Mom no longer speaks. She no longer watches television, gets out of bed or eats solid food. I have not heard her voice in months. She no longer wakes easily. I have to shake her to wake her. As a college graduate who served in the armed forces during World War II and as a NYC Police Officer for 20 years, she was smart, savvy, and strong. Now, Mom is bound to a hospital bed, barely opens her eyes, and can’t even speak her own name. Mom . . . is no longer there.
I spoke with Mom’s physician today and made the decision to withdraw her cardiac medication, which was prolonging a life that was slowly ebbing away. Mom does not have any quality of life. Only a few minutes have passed since that call to the doctor and the call I immediately made afterwards to her compassionate hospice nurse, who recognized that although I am an expert in the field of death, dying and bereavement, this was my mom and my personal narrative of loss. Mom . . . is no longer there.
As I was writing the above paragraph, I needed to take a break and spiritually reach out to my dad who died by suicide several years ago. He killed himself while I was in the hospital awaiting the birth of my triplets. I could not attend Dad’s funeral or partake in mourning rituals. I was on complete bed rest until my three sons were born only a few weeks later.
I needed to feel Dad’s presence as I struggled with end of life decisions she would want. I asked him to watch over her. I wished he was a fly on the wall silently watching me and listening to the conversations between myself, her physician, and her hospice nurse. My mind wandered from flies to butterflies. I believe that butterflies are symbols of life’s transition. I asked Dad for a sign that he was there for me.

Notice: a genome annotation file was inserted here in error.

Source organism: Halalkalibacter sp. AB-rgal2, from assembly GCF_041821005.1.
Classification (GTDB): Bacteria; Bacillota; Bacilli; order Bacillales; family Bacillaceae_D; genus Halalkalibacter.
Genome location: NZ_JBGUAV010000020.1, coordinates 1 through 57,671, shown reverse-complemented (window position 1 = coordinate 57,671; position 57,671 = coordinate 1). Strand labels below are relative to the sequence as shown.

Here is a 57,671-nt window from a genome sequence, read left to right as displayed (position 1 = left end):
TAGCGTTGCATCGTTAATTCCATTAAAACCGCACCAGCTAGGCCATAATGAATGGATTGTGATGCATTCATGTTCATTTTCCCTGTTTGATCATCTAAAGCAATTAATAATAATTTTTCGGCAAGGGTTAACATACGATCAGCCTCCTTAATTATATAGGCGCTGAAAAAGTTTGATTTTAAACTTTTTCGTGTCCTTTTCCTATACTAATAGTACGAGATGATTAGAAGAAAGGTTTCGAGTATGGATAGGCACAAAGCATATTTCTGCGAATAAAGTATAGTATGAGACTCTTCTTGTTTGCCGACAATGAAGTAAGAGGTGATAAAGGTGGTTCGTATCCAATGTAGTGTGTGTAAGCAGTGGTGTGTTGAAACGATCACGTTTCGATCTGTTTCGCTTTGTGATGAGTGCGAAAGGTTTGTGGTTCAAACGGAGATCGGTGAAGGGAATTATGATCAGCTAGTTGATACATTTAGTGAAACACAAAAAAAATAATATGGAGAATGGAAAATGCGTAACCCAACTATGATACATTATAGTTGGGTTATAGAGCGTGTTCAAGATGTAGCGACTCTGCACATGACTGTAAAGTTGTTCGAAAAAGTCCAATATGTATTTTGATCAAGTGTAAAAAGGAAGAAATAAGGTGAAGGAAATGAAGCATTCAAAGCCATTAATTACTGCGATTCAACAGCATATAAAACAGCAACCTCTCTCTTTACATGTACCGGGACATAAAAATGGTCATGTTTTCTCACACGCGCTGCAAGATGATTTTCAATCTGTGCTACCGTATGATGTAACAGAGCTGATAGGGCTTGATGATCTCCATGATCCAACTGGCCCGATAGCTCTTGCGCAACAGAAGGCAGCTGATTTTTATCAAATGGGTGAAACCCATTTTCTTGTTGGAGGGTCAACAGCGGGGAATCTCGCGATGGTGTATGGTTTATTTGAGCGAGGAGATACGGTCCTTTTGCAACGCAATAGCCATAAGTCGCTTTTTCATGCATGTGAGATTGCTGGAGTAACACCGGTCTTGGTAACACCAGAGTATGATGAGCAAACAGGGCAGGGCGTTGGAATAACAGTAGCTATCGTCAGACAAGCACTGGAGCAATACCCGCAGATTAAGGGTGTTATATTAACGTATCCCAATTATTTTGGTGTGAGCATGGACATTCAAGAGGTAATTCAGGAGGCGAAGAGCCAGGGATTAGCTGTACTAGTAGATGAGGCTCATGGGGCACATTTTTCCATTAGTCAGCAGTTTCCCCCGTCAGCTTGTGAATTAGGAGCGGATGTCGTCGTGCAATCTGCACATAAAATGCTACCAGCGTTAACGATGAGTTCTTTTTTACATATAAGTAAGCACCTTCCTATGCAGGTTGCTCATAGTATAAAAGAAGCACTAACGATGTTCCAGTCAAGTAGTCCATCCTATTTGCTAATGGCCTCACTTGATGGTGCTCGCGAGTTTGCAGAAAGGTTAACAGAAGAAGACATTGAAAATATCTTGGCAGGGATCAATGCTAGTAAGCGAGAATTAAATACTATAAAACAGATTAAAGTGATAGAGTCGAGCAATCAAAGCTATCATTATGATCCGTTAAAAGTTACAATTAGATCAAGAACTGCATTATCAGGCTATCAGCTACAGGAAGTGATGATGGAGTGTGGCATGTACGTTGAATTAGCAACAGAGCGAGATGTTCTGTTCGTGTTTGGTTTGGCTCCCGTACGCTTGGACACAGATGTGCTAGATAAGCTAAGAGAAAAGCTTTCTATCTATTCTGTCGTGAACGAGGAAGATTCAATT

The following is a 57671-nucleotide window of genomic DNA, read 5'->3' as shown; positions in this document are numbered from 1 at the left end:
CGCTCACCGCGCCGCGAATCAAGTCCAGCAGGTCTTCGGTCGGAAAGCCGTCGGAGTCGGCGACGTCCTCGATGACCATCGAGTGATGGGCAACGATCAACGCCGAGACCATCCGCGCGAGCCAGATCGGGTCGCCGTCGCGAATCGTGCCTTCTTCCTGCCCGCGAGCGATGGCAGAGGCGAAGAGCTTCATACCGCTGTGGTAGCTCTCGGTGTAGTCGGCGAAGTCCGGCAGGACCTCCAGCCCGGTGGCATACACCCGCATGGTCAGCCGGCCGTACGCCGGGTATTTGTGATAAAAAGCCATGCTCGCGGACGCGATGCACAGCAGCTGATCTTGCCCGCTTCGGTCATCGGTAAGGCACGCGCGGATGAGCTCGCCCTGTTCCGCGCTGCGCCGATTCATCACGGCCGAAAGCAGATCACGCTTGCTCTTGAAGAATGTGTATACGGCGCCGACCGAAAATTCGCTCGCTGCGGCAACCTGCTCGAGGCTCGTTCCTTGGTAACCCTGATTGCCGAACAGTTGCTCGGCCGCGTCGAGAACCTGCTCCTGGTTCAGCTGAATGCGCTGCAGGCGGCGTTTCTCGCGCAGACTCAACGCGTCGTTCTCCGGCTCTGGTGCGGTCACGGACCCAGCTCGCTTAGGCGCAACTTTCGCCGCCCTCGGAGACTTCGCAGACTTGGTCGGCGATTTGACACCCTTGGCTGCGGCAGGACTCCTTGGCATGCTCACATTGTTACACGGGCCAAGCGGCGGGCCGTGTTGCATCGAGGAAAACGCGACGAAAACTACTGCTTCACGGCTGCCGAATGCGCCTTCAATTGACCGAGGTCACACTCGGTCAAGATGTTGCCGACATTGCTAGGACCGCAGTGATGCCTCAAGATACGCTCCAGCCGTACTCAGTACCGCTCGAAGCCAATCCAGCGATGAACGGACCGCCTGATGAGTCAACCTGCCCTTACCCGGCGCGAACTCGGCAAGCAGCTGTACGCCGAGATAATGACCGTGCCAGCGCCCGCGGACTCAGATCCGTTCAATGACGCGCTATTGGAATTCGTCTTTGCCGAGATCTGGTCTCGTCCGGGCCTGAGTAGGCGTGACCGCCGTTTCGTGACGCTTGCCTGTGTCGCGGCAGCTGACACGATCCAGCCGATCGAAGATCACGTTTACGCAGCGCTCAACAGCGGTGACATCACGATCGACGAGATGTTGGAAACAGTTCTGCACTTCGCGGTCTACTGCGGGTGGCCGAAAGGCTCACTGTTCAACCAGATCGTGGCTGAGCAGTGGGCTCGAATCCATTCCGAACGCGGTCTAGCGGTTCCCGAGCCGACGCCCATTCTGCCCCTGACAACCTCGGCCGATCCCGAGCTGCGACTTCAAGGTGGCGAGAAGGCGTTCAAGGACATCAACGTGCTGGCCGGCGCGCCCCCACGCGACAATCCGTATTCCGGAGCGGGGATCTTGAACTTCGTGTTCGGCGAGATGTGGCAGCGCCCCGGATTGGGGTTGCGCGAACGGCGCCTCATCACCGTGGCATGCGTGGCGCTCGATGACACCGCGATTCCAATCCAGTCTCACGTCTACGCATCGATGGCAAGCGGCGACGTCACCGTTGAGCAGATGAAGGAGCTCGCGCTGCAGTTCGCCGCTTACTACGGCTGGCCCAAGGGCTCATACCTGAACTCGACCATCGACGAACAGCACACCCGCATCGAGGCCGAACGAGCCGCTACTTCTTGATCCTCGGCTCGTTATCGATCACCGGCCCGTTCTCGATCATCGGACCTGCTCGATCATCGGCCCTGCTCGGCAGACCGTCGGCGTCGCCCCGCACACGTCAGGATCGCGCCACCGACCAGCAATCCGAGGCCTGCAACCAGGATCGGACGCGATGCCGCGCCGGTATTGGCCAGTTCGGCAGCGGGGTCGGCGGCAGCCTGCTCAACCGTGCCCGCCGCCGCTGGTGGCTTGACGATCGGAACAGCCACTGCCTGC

I knew my dad was no longer there physically, but spiritually, I asked him to be a fly on the wall and listen to me as I struggled with letting go of Mom. I asked, “Daddy, show me a butterfly. Give me a sign that everything will be okay.”
I walked over to a skylight window and looked outside. I could not believe my eyes. Right on the frame of the window– a butterfly and a fly. Is it a sign? Is it a coincidence? Am I going crazy? I run for my phone to take a picture. When I return, only the fly remains. I snap the shot and realize later that I neglect to save it.
I wait patiently for the butterfly to come back. But the butterfly, like my . . . Mom
. . . is no longer there.
Barbara is a leading authority and best-selling author on managing burnout, secondary traumatic stress, compassion fatigue, and vicarious trauma. As a nationally recognized keynote speaker, she motivates audiences to build their resilience and create work-life balance. Her programs help leaders and teams manage workplace chronic stressors and get over burnout at work.
Barbara's newest book, "But I Didn't Say Goodbye: Helping Families After a Suicide", is available now on Amazon - https://amzn.to/2FwS6JI
• Three weeks prior to giving birth to triplets, her father died by suicide. Her story was featured in the Emmy award winning documentary, Fatal Mistakes, Families Shattered by Suicide narrated by Mariette Hartley. Many employees are grieving personal loss. She offers programs for leaders on lost productivity and performance while managing grief at work.
• As a sought-after keynote speaker who has presented to over 500 groups since 1991, including corporations, state and national associations and non-profit organizations, Barbara offers work-life balance strategies for leaders to implement right away. With clarity and humor, her speaking engagements are designed to give audiences powerful and practical strategies of work-life balance, wellbeing, and self-care that can be implemented immediately.
• Barbara is a Board-Certified Expert in Traumatic Stress and Diplomate with the American Academy of Experts in Traumatic Stress. She received a Bachelor of Science in psychology and a Master of Arts degree in community health, with a concentration in thanatology, both from Brooklyn College.